The other thing, apart from strategy and handing you players, is how you deal with pressure. Ah yes, pressure. Everybody’s favourite quote about this is the great Australian all-rounder Keith Miller, who, asked how he coped with a particular “pressure situation” in a match, said “Pressure is having a Messerschmitt up your arse”; Miller had been a RAAF pilot in the war. (After one mission he made an unauthorised detour so he could fly over Beethoven’s birthplace.)

Even the most jaded of observers would surely admit that a World Cup final is loaded with pressure. The 2019 Men’s Cricket World Cup final, played at Lord’s on 14 July, was surely the best of all such contests. A glorious day and a packed house in the great old ground (even the Duke of York was there). Two teams who had never won the competition before, one of them the home side. Both teams had had brilliant tournaments. Three weeks earlier I had been present at Edgbaston when (in the press box no less) when Kane Williamson, the New Zealand captain, had struck the second ball of the final over for six to reach his hundred and hit the next for four to clinch victory over South Africa. Meanwhile England’s one-day captain, the Irishman Eoin Morgan who had transformed his adopted nation’s 50-over team from the hopeless rabble of 2015 to the best team in the world, had seen them through to the final despite some anxious moments, notably in the unexpected defeat by Sri Lanka at Headingley (which I also watched from the press box (in the mid innings break, literally everyone thought England would win). I don’t know enough about Morgan to say but it seems to me that he, too, has a degree in people. Which of these two champions was going to emerge triumphant?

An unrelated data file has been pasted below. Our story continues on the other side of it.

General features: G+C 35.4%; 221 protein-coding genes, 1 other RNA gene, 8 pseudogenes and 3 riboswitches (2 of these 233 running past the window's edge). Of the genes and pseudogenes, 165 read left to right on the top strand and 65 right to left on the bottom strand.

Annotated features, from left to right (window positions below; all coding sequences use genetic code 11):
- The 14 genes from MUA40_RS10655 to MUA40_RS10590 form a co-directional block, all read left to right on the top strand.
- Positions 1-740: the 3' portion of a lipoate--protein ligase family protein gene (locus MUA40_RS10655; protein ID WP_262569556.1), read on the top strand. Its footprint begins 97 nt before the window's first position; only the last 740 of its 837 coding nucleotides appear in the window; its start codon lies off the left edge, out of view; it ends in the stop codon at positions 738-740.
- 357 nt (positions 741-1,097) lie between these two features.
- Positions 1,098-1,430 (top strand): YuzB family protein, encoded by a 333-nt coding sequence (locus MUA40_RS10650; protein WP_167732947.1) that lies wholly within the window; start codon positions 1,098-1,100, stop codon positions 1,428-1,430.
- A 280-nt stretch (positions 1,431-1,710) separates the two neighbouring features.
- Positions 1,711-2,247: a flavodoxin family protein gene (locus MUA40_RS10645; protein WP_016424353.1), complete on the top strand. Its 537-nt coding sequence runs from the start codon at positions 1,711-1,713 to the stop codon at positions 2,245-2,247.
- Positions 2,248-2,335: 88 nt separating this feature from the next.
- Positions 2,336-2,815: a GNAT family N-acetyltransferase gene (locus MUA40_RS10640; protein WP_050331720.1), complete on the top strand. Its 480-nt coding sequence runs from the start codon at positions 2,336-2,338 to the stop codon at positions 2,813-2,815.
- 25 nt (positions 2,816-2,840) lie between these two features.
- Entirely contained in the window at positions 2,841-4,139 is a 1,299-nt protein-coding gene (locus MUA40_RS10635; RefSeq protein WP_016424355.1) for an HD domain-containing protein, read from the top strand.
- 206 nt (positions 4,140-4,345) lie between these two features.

Well, we all know what happened. As Miles Jupp says in the 2020 Wisden: “From the first ball, there was the sense that England were behind; nearly 100 overs later, they were still behind.” Those last few, unforgettable moments of England’s innings. 22 needed off nine balls, and Ben Stokes seemed to have been caught by Trent Boult in front of the Warner Stand but Boult stepped over the line – six.

Boult bowled the final over; after two balls, England needed 15, with two wickets left, Stokes on strike. Who was under pressure now? Stokes obviously, but what about the fielding side and especially its captain?